Imagine you’re a historian defending your doctoral dissertation on Thomas Jefferson in the dome room of Monticello. Or a young botanist presenting your research on plant evolution in the gardens of Charles Darwin’s home in Kent.
Give the moment a chance to sink in and you might experience a touch of the rare tingling elation that composer and pianist J.J. Wright ’14MSM, ’17DMA felt this spring when his Easter Vigil-themed sequence of five jazz oratorios, Drama and Devotion, premiered inside a landmark 16th century church in Rome.
The parish church of Santa Maria in Vallicella, best known since its reconstruction in 1575 as Chiesa Nuova, or “new church,” was the spiritual home of St. Philip Neri and his Oratorians, a community of priests who, filled with the evangelical fervor of the Counter-Reformation, hosted evenings of prayer, preaching, conversation and dramatic musical reflections on the scripture reading of the day — a kind of pious precursor to the Parisian salon.
By the early decades of the 17th century, these vespertino services had become the most popular musical events in Rome. The house composer, Giovanni Francesco Anerio, was fast perfecting the oratorio, a concert piece in which multiple voices create dramatic tension through their layered meditations on a story from scripture.
If that description evokes Händel’s Messiah for you, you’ve put your finger on the musical form’s best-known example. No one, Wright says, did more to establish its power or popularity than Anerio, a Jesuit and musical innovator who blended sacred themes and traditions he’d learned under Palestrina in the Sistine Chapel choir with the lyrical and dynamic — but decidedly secular — madrigals of his day.
Anerio delighted his audiences, Wright says. He also had his critics, who fretted over the conflict they saw between the secular and sacred. As a pianist who nearly foreswore the jazz music of his youth and early professional work to pursue a career as a church musician, Wright can relate, but he says he and the Italian priest-musician have come to agree across the centuries: Sacred music can be both performance-focused and prayerful.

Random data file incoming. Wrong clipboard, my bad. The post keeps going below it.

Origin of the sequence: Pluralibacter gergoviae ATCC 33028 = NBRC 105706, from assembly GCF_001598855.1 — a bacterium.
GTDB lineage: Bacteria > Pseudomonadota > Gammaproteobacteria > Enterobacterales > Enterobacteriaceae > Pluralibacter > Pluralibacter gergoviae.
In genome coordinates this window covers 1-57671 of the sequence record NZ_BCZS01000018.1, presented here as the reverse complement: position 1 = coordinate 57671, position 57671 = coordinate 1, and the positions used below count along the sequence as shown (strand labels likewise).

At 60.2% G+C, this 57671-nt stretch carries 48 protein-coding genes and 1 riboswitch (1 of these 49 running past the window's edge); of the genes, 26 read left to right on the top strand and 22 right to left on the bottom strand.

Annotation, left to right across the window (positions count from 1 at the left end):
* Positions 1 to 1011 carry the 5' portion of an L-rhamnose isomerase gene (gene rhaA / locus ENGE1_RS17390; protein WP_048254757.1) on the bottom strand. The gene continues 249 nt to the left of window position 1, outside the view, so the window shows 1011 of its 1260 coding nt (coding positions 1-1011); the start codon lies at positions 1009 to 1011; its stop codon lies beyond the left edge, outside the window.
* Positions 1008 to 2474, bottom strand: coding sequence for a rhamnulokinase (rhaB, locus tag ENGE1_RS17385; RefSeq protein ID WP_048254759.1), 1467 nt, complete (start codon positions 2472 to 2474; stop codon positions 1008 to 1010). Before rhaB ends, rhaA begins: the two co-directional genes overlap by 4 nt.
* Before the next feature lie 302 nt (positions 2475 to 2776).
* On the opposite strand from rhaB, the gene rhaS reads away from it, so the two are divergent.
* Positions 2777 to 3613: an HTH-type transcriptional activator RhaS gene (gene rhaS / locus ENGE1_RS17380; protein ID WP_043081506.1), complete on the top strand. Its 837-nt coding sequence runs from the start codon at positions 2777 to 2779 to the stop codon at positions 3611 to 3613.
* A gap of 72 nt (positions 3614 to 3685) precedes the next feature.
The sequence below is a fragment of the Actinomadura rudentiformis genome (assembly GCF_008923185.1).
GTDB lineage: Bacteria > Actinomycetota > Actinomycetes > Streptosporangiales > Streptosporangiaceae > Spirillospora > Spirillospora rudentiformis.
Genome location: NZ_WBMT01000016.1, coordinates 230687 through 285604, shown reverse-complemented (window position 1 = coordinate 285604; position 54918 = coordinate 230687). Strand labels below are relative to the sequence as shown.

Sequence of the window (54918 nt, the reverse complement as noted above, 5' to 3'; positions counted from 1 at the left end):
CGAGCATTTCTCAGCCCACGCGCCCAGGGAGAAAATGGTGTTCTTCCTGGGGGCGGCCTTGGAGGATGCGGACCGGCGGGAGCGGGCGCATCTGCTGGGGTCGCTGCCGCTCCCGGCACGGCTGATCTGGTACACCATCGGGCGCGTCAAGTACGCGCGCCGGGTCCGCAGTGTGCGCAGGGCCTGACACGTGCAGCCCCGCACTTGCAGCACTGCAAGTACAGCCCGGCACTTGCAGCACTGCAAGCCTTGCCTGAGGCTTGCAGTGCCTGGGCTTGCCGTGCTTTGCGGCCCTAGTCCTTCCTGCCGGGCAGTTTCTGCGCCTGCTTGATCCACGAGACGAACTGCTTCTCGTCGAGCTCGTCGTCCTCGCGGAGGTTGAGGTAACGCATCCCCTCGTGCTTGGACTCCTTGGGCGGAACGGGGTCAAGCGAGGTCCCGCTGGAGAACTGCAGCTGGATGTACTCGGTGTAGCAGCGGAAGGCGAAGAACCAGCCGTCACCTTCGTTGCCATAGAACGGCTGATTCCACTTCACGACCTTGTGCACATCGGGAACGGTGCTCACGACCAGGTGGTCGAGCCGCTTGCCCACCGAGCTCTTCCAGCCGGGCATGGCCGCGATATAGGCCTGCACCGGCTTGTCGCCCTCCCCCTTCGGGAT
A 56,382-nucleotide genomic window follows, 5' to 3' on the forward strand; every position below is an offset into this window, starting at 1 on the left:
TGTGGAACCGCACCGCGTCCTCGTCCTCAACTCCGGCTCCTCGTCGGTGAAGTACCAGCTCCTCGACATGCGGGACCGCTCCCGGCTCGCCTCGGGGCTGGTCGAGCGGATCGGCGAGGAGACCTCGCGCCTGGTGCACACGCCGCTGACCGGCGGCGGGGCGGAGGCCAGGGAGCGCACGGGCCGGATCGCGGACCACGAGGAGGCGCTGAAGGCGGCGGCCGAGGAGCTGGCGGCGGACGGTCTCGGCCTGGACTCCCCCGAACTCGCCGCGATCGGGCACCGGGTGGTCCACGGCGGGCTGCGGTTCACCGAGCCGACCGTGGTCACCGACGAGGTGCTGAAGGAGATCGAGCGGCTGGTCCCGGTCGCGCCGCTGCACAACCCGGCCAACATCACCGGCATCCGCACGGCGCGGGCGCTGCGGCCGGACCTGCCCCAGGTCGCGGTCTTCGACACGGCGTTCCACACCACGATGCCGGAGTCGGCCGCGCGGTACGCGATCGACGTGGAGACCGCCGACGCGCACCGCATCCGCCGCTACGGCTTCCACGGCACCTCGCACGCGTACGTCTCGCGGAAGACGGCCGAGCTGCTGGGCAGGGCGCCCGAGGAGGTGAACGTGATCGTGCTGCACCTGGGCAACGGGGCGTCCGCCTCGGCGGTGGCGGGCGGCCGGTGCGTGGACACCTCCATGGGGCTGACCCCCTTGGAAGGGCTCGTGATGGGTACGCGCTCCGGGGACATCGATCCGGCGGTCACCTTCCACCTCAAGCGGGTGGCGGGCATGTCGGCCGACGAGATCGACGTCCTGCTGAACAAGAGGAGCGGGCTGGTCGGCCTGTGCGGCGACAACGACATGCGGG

Recently hired as the director of the Notre Dame Folk Choir, Wright also sees a similarity between the post-Council of Trent (1545-63) world that Anerio inhabited in the 1610s and the liturgical landscape of today, 50 years after Vatican II. Young Catholics hungry for what popes starting with John Paul II have called the “new evangelization” are open to prayer and music that are more accessible and attuned to cultural influences they find resonating inward from outside the Church’s walls.
Studying Anerio’s “spiritual madrigals” during his dissertation year in Rome, Wright, who may claim among his credits a Latin Grammy award for performance and a No. 1 album — O Emmanuel (2016) — on Billboard’s classical album chart, drew upon five of them to inspire Drama and Devotion. The result is a quintet of original jazz contemplations of the stories of Abraham and Isaac, the prodigal son, the crucifixion, the resurrection and the conversion of St. Paul.
The June 1 concert at Chiesa Nuova featured Wright on piano leading an ensemble with guitar, bass and drums and a choir combining students from Notre Dame and the Pontifical Insitute for Sacred Music. Let’s listen in:
John Nagy is an associate editor of this magazine.